Let’s say you’ve struck pay dirt and gotten a great offer on your travel trailer.

That’s great news—as long as you have all the paperwork that’s necessary to transfer ownership. In most states, travel trailers require owners to obtain a certificate of title, just like cars and trucks.

If you don’t know where this form is located, you’ll need to track it down (or apply for a new one) before you attempt to sell your RV.

Although maintenance records and owner’s manuals aren’t quite as important, the buyer is sure to appreciate the information. As a bonus, having all of this documentation in place will make you appear more confident and professional.

Display A “For Sale” Sign (Or Two)

If you’re still taking your travel trailer on the occasional expeditions or if you’re renting it out during its time on the market, you can make this work to your advantage.

“RV For Sale” signs that include the price and your phone number are affordable, easy to find, and eye-catching—you have virtually nothing to lose by making this small investment. If you spend a lot of time at busy campgrounds or RV parks, you’re bound to be approached by prospective buyers.

Just remember that if you plan to transfer ownership while on the road, you’ll need to have all the necessary paperwork with you.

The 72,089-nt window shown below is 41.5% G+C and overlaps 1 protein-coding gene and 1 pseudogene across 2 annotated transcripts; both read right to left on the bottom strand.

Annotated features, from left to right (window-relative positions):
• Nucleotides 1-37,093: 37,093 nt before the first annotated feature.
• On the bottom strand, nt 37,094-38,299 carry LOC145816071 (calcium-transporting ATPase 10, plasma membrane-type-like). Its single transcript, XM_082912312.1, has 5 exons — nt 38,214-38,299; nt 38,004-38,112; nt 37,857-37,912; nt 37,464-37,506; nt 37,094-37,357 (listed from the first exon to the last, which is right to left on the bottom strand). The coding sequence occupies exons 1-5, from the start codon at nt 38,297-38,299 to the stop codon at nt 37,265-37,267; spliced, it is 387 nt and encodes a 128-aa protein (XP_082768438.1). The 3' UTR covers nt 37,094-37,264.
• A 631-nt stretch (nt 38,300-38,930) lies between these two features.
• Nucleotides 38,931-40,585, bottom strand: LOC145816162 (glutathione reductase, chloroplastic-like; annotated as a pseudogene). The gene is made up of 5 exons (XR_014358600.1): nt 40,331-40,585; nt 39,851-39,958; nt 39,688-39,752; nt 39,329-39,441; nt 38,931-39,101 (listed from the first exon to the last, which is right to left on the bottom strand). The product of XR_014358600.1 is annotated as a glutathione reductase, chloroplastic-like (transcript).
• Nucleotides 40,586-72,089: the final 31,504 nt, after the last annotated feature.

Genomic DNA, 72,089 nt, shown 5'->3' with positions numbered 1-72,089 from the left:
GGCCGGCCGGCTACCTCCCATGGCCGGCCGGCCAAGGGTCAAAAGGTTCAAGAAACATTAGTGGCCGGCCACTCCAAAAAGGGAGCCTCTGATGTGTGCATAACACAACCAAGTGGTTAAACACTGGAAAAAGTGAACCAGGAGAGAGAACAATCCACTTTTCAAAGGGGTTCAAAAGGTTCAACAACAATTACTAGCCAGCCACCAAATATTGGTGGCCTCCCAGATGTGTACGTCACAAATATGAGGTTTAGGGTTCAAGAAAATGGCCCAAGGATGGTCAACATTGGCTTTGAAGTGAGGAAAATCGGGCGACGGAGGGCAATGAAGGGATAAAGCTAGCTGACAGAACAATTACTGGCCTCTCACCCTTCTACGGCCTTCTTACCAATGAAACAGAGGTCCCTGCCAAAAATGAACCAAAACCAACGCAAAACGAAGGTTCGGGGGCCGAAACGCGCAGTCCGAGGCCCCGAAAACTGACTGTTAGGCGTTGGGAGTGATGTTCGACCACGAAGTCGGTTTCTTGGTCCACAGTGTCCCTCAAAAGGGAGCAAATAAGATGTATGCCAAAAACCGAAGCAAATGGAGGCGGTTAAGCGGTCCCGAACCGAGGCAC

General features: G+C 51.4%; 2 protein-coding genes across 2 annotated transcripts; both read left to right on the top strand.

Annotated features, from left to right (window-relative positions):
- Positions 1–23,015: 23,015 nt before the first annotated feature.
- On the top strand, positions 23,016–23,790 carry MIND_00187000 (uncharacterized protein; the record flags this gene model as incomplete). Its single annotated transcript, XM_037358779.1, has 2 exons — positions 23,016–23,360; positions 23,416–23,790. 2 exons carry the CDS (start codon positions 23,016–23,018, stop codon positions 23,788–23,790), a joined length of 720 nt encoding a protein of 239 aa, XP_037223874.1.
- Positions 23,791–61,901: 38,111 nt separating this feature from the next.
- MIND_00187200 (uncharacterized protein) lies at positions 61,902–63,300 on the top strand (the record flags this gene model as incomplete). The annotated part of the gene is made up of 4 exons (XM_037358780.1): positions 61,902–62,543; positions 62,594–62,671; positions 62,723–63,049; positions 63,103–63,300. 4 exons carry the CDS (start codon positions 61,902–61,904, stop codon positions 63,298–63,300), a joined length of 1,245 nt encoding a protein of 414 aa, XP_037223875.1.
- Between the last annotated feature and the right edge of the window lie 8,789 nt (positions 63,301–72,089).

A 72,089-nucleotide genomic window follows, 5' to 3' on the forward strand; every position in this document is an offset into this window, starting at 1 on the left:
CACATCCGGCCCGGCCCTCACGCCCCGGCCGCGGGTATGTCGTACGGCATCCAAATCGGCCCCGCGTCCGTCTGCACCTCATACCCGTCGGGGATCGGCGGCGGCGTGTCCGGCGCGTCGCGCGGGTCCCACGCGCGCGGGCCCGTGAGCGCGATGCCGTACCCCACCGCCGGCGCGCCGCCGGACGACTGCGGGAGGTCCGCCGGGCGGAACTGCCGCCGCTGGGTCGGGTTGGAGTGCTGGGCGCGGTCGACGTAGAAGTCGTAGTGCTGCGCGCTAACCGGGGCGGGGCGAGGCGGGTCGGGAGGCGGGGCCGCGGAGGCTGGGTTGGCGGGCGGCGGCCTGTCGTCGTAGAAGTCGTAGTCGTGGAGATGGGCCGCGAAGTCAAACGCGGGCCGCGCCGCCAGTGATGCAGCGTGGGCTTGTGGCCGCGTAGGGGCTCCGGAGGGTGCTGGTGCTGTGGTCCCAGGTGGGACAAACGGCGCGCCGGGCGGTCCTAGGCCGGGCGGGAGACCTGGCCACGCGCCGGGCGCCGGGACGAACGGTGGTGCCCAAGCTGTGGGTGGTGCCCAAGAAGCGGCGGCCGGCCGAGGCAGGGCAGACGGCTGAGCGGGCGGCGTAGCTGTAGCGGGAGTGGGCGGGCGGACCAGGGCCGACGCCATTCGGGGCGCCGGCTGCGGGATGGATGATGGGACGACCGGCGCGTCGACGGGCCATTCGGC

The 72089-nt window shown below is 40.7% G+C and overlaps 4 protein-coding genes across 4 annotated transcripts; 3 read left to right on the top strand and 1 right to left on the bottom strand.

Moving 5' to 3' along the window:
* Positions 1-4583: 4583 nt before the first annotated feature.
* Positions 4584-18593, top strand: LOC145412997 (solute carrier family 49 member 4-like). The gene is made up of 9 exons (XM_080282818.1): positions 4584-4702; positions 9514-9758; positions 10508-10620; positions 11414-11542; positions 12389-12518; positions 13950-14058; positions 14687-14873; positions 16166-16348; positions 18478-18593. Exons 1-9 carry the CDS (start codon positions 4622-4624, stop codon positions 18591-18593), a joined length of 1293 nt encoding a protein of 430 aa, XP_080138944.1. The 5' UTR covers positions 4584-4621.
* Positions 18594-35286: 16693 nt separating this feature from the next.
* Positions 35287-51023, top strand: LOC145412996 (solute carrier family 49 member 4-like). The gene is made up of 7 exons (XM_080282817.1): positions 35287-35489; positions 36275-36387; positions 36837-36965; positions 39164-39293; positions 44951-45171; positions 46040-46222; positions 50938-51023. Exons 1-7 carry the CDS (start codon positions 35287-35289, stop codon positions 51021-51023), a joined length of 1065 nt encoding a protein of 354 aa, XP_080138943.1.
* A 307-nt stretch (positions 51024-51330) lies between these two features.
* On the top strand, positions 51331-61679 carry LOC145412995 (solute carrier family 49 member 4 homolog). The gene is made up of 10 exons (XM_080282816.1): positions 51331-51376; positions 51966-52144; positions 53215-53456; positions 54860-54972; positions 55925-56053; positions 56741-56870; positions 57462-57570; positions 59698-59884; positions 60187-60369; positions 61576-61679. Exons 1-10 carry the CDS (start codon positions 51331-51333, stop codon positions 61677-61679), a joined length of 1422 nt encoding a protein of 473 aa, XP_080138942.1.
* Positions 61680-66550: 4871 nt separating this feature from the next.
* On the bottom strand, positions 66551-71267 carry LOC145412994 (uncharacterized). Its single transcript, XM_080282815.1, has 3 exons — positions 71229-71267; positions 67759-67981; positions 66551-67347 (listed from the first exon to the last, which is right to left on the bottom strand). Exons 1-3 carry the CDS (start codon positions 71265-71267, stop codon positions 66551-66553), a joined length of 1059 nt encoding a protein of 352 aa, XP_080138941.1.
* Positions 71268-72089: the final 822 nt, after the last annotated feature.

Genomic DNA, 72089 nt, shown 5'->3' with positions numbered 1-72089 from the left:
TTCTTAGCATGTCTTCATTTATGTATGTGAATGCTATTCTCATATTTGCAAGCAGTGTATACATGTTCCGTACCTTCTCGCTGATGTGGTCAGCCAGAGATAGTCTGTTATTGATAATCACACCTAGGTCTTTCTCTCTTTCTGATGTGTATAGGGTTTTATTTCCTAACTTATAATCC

Consider The Season

Many people sell their travel trailers and RVs in the fall, as a way of avoiding storage fees and the hassles of winterizing making it a popular time to sell. Most buyers know this and it means the market will be especially crowded during this time.

While you’ll want to list your unit for sale as soon as possible so it doesn’t depreciate in value, you should make sure it’s one of the most appealing options out there if you plan on selling your RV during the autumn months.

This might mean you’ll have to offer it at a lower price than you originally intended, but that’s better than allowing it to languish as you wait for the right buyer.

Take Plenty Of Photos

In addition to an accurate description, you should include as many photos as possible with your advertisement when posting your RV online. Prospective buyers will want to get a feel for the layout, as well as the overall condition of the unit.

Take particular care when photographing the kitchen and bathroom areas. Leakage is one of the most frequently reported issues in subpar travel trailers, so if these areas are still in good condition, it’s in your best interest to illustrate that right upfront.

If there are any spots that aren’t particularly camera-ready, consider repairing them before your photoshoot.

One key thing to remember when approaching the market as a seller: You’re in an enviable position. Buying from a dealership is super expensive—enough so to turn many potential customers off before they’ve even gotten started.

This puts private sellers at a distinct advantage. By following these 8 tips on how to sell a travel trailer, you’ll be positioning yourself on an even higher rung.

Best of luck, and happy selling!

Check out our article on: Is There A Kelley Blue Book For RVs And Camper Trailers?